What is Phishing and why is it a problem?
Phishing (pronounced 'fishing') is the act of sending a fraudulent email to someone, falsely claiming to be an established and often trusted business or institution in an attempt to scam the user into surrendering private information that will be used for identity theft. In most cases the email directs the recipient to visit a website where they are asked to update personal information, such as username and password, credit card, social security, and bank account numbers. The website, however, is bogus and set up only to steal the victim's information.
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Phishing in the News
|Security firm Trustwave targeted by phishing campaign|
|Customers of security firm Trustwave are being targeted by a phishing campaign that masquerades as a PCI DSS compliance scan, the company has warned.
The company said the phishers had copied the template of a real Trustwave scan notification, using it to serve Blackhole Exploit Kit sites targeting common Java, Flash and Reader exploits to infect victims with the Cutwail bot.|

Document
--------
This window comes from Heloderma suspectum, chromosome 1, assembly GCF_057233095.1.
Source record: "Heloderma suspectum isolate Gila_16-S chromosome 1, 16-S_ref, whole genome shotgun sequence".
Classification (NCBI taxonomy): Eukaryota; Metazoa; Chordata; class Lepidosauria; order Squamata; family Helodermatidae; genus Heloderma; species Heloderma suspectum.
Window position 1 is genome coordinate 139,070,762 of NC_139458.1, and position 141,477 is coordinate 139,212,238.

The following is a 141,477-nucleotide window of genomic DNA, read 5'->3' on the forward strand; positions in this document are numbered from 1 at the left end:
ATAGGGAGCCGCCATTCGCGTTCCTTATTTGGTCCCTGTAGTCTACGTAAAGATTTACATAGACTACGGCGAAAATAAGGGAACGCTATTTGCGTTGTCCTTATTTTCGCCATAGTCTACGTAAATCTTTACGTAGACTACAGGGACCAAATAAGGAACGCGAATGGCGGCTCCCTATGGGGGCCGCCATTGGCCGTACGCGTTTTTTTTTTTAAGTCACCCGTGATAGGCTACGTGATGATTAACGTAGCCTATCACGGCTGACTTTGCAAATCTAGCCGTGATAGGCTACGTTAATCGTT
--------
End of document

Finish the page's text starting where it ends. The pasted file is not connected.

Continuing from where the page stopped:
|Phishing concerns cause double trouble|
|Episode 1: Last week the administrators of 7,000 university websites were being called upon to change their .edu domain account passwords after a server security breach. Trouble was that the breach had been reported to the admins by Educause -- the non-profit higher-education IT group that runs .edu -- via an email that some recipients complained bore the familiar markings of a phishing attempt.
The notification was legit ... but so were the phishing concerns.|
|Why Engineers Fall for Phishing Attacks|
|Most cyber attacks that ferret out intellectual property begin with malicious email messages containing code that then spreads through the user’s computer and from there onto the user’s corporate network. Surprisingly, some of the most susceptible employees in those attacks are software engineers who work in R&D labs. In other words, people who should really know better. Yet because these employees are accustomed to working in a test environment and not in production, said one Fortune 500 CEO recently, engineers tend not to take as much caution as other, more wary employees.|
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